Emotional triggering of cardiac dysfunction: the present and future.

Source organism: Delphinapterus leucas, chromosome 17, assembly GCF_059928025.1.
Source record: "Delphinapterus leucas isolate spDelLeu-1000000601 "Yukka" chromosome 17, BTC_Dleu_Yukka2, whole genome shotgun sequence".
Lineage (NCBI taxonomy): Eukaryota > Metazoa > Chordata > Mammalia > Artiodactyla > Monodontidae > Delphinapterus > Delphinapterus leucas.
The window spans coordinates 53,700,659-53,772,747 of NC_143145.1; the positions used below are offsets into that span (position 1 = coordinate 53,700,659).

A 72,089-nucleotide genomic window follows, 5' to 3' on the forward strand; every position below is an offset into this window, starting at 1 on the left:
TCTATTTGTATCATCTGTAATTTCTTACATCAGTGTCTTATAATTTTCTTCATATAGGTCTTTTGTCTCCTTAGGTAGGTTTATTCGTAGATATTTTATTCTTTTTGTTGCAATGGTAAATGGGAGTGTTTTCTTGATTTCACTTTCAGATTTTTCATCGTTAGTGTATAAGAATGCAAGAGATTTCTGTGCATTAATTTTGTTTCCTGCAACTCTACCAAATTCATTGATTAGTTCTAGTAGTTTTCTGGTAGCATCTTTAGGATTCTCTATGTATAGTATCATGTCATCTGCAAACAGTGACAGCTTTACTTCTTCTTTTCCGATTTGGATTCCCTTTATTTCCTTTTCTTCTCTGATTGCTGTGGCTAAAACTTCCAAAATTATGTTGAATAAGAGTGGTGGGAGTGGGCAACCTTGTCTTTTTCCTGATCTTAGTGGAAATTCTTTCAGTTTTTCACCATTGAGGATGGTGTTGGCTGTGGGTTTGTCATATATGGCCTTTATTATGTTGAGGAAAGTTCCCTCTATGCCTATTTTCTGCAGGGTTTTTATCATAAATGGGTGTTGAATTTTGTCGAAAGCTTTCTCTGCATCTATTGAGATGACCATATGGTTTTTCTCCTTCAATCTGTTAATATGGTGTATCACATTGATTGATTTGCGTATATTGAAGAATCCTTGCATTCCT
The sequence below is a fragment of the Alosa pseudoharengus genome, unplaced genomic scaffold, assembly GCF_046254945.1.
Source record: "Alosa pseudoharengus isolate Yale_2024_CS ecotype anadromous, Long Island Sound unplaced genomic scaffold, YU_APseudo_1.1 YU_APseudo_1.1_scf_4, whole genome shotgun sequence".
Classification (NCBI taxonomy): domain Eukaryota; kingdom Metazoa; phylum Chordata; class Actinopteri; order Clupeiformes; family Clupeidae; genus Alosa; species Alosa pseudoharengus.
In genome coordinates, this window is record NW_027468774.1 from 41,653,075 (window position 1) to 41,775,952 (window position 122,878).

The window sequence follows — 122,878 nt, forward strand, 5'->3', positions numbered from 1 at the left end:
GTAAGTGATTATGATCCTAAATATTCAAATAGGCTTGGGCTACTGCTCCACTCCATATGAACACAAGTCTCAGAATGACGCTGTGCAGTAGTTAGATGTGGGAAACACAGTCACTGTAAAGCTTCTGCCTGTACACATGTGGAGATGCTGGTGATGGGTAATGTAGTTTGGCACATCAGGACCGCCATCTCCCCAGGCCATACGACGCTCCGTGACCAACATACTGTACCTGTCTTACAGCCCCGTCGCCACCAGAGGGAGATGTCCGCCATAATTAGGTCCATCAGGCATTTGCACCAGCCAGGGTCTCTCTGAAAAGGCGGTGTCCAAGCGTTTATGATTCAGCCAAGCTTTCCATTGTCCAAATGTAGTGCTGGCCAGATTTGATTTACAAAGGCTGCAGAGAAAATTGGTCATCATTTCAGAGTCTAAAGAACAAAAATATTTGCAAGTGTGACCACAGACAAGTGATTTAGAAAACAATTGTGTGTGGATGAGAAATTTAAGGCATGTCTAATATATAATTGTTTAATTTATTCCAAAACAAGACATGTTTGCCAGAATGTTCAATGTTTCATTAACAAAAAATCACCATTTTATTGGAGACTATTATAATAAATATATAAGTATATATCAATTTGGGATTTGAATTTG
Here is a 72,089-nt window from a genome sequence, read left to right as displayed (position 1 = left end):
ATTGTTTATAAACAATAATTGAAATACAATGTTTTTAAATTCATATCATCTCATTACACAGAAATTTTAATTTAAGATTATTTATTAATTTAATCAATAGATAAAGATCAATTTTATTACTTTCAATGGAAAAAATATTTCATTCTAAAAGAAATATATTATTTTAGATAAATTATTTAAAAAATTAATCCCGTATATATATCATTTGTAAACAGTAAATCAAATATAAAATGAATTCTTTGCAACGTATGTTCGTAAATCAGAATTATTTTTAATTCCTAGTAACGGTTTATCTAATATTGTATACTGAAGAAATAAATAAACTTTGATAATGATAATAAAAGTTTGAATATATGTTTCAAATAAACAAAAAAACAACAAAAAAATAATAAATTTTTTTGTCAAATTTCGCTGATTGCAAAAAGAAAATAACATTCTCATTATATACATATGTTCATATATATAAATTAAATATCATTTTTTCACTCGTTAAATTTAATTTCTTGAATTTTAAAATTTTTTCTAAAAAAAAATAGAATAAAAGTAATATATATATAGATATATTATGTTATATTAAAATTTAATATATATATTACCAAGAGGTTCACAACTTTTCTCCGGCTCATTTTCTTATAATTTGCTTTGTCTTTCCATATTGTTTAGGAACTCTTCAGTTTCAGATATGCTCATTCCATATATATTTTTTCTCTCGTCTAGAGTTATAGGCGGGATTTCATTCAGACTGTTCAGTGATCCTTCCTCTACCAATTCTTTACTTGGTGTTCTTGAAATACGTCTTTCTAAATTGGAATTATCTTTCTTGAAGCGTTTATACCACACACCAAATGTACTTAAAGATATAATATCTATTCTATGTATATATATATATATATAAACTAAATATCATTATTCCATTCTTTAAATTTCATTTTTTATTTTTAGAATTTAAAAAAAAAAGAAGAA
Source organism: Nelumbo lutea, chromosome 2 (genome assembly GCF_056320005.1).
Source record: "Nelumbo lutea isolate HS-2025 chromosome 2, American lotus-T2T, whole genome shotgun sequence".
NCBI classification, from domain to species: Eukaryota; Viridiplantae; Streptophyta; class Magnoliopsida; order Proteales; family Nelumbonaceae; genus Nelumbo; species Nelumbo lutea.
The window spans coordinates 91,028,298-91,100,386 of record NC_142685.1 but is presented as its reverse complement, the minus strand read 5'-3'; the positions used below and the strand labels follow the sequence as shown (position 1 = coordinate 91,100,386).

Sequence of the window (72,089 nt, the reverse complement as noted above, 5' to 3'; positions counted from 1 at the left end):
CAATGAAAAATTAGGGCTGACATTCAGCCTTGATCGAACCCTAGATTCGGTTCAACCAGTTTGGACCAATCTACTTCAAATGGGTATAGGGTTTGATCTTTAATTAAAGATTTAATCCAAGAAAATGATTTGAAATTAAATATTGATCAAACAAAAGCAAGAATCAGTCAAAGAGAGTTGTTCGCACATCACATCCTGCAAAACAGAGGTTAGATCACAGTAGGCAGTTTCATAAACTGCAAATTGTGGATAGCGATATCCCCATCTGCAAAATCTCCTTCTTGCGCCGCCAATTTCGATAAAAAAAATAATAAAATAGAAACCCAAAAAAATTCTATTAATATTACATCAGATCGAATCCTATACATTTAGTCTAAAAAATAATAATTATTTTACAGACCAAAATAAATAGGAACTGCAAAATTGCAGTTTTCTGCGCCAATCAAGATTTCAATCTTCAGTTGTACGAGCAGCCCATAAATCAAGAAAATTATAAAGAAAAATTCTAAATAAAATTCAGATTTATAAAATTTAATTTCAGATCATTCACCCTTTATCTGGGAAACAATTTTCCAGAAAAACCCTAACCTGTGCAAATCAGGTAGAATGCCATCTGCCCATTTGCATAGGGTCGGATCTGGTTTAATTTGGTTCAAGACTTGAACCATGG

Mental stress and emotional arousal can act as triggers of acute myocardial infarction and other adverse cardiovascular outcomes. Experimental research examining mechanisms of the adverse interplay between mind and heart has led to the discovery of mental stress-induced cardiac dysfunction or myocardial ischemia (MSIMI). Evidence about the prevalence, clinical significance, and mechanistic bases of MSIMI outlines a wide range of central and peripheral bio-pathologic processes that are associated with emotions and behaviors. MSIMI is recognized as an integrated and intermediate biomarker underpinning the negative mind-heart interplay. Particularly, MSIMI research paves the way toward investigations aiming more specifically at recognizing the susceptibilities of individuals who are prone to respond adversely to the psycho-social-environmental stress. This article reviews recent literature on MSIMI research following the comprehensive review of Strike and Steptoe Eur Heart J 24:690-703, 2003. Further, this article outlines the main steps in the identification of the specific bio-pathologic manifestations of the cardiovascular system to emotional stress. Finally, a speculative description is provided of future directions in better searching for areas that may be critical targets in resolving adverse mind-heart interplays.
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